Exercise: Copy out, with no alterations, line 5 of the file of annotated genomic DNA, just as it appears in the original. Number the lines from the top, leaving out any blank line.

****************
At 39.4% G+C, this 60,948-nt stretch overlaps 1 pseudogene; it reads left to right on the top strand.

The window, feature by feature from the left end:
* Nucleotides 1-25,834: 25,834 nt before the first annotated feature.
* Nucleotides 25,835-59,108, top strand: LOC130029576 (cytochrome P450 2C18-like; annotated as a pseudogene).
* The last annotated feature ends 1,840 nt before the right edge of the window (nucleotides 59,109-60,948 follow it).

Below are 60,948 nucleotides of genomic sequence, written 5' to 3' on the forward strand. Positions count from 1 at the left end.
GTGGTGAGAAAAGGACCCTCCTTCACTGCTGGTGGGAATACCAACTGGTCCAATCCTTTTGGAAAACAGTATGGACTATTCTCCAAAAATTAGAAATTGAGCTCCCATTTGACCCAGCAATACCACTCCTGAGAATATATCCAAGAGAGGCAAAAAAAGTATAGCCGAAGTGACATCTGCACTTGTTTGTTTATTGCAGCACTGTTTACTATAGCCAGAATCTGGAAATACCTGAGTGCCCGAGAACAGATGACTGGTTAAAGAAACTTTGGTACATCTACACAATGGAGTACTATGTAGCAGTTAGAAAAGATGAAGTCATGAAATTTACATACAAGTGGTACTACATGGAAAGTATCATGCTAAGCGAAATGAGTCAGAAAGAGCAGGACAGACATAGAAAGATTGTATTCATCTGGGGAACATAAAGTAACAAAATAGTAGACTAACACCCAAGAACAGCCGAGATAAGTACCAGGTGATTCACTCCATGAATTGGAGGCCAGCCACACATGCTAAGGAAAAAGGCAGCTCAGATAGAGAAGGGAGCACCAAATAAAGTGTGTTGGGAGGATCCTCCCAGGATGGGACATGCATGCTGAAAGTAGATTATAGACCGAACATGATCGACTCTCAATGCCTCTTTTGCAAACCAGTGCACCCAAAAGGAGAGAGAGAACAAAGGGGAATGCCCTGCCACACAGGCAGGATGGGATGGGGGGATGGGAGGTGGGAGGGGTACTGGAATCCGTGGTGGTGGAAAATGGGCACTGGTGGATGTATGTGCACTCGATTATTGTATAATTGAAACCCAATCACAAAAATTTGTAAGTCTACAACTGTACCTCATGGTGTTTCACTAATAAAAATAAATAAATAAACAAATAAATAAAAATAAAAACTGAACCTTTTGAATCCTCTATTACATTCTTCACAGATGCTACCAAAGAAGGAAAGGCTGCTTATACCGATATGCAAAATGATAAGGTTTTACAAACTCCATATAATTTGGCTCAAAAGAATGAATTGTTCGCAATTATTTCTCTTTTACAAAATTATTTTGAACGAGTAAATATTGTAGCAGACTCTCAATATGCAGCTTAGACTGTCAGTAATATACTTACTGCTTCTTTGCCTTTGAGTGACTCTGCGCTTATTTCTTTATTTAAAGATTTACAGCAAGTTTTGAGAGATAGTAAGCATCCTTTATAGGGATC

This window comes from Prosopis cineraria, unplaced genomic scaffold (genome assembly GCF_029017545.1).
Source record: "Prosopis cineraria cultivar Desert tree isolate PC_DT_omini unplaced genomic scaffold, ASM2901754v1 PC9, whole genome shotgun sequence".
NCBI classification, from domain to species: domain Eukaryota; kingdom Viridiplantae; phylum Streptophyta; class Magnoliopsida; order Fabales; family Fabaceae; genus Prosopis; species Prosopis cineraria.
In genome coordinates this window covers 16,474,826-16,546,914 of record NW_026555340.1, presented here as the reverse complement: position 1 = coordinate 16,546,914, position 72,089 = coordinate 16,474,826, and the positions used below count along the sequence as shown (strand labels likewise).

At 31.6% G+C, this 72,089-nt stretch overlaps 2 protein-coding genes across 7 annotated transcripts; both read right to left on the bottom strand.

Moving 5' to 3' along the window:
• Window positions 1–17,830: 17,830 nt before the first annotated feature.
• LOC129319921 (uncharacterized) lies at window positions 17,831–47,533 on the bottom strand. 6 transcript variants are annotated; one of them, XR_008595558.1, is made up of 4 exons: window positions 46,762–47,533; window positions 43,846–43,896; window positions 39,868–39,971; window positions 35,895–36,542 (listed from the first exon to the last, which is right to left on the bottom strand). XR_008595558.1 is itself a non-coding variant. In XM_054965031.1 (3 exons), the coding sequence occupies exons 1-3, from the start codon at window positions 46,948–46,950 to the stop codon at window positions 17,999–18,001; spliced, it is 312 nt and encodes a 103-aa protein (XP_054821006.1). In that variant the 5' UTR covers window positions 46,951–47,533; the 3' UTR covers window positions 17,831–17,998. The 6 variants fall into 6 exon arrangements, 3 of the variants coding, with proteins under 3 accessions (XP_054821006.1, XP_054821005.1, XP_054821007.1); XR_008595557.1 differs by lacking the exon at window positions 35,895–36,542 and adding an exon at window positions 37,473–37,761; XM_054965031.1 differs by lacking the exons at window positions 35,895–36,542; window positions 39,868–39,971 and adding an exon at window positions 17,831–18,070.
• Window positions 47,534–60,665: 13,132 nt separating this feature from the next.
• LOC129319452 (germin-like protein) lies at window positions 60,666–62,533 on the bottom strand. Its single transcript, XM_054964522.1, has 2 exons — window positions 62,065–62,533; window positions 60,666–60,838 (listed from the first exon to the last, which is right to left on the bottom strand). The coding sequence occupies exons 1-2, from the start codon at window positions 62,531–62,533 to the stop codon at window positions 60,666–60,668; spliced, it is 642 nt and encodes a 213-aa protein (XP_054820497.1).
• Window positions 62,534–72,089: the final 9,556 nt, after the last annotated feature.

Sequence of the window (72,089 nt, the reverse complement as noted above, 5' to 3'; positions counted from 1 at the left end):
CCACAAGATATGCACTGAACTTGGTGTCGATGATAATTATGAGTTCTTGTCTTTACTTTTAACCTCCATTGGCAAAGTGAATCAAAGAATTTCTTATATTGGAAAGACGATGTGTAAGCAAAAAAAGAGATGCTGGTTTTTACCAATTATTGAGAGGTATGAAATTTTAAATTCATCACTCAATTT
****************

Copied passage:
* The last annotated feature ends 1,840 nt before the right edge of the window (nucleotides 59,109-60,948 follow it).